In the United States, more than a dozen patients with colorectal cancer have seen the cancer disappear after experimental immunotherapy, and doctors say the results are surprising.
As part of a small clinical trial led by researchers at the Memorial Sloan Kettering (MSK) Cancer Center in New York, patients found that their tumors were disappearing after being treated with an experimental drug called dosarlimab.
Details of the trial were announced published The New England Journal of Medicine on Sunday.
The newspaper described the results of 12 patients with colorectal cancer, all of whom disappeared after being treated with dosarlimab.
Participants received a dose of dostarlimab every three weeks for six months, with the idea that they would undergo standard postoperative treatment after chemotherapy, radiation therapy, and treatment.
However, the researchers found that in each case, the cancer was cleared only through experimental treatment.
The first in the treatment of cancer
The test was described as the first case in the treatment of cancer, said Dr. Louis Diaz Jr., one of the newspaper’s authors, Dr. Memorial Sloan Kettering. New York Times he did not know of any other study in which treatment completely eliminated cancer in every patient.
“I think this is the first time in the history of cancer,” he said.
Immunotherapy uses the body’s own immune system to detect and destroy cancer cells.
The test is aimed at patients with certain mutations in rectal cancer, the MSK said. message.
This type of rectal cancer, known as “repair deficiency” (MMRd), responds poorly to standard chemotherapy regimens. In the test, the researchers wanted to see if immunotherapy alone could fight rectal cancer, which has not spread to other tissues.
The study found that at least 14 patients had “and counted” tumors gone, and none of them had any serious side effects, he added.
There was no need for standard treatment of radiation, surgery or chemotherapy, and none of the cancer patients returned to cancer within two years, the report said.
“It’s gratifying to receive tears and happy emails from patients in this study who understand that when they finish treatment, ‘Oh my God, I will retain all the normal functions of my body for fear of losing radiation or surgery,'” said Sloan Kettering’s memorial. Dr. Andrea Serchek, presided over the trial.
How does this immunotherapy work?
The inspiration for the study was taken from a previous test led by Dr. Diaz, who found that patients were taking a drug called pembrolizumab, the New York Times reported. In this trial, which involved patients with cancer who were resistant to standard treatment, the tumors in the participants stabilized, shrunk, and even disappeared.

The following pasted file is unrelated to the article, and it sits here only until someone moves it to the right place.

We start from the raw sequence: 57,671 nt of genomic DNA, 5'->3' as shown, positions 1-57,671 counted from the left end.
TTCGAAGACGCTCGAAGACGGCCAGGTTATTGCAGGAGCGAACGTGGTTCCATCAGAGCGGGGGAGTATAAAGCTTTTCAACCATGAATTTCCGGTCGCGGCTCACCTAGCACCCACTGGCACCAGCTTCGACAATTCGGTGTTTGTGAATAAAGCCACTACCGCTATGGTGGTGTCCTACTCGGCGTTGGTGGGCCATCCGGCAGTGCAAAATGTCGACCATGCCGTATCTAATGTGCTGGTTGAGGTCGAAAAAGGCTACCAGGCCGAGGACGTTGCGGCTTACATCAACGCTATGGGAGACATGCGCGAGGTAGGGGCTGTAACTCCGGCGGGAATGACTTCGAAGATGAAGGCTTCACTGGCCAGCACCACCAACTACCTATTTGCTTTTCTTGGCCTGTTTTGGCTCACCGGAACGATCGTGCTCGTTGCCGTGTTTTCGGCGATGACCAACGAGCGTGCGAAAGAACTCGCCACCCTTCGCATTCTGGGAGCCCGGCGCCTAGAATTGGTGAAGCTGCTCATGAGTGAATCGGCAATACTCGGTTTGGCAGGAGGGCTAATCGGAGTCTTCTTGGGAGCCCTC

In the current test, the researchers wanted to see what a similar drug called dostarlimab would look like before the cancer cells could spread.
According to the United States, this type of treatment focuses on specific types of cells in the immune system, as well as specific proteins called checkpoints made by some cancer cells. National Institute of Oncology. Strong control points that prevent the immune response sometimes prevent the immune cells from effectively killing the cancer cells.
Like pembrolizumab, dosarlimab is a “checkpoint inhibitor”: it “releases the brake” on the immune cell, according to the MSK, to recognize and attack cancer cells.
“When the brakes are removed from the immune cells, the MMRd cells look especially strange because they have a lot of mutations. Thus, the immune cells attack with more force,” said Dr. Cherchek.
More research is needed
The results could be an “early reflection of the progress of revolutionary treatment,” said Dr. Hannah Sanoff, an oncologist at the University of North Carolina’s Leinberger Complex Cancer Center, who did not participate in the trial. in an editorial accompanied by paper.
However, he added that while the results were “cause for great optimism,” such an approach “still cannot replace our current treatment.”
“It’s unclear whether the results of this small study, conducted at the Memorial Sloan Kettering Cancer Center, will be generalized to a wider range of patients with rectal cancer,” he said.
“To provide more information on which patients would benefit from immunotherapy, subsequent trials should consider age-related heterogeneity, cohabitation conditions, and tumor size.”
Clinical trials continue to enroll patients and are growing, MSK researchers said. They are also examining patients with stomach (stomach), prostate and pancreatic cancer to see if the same method can beat other cancers.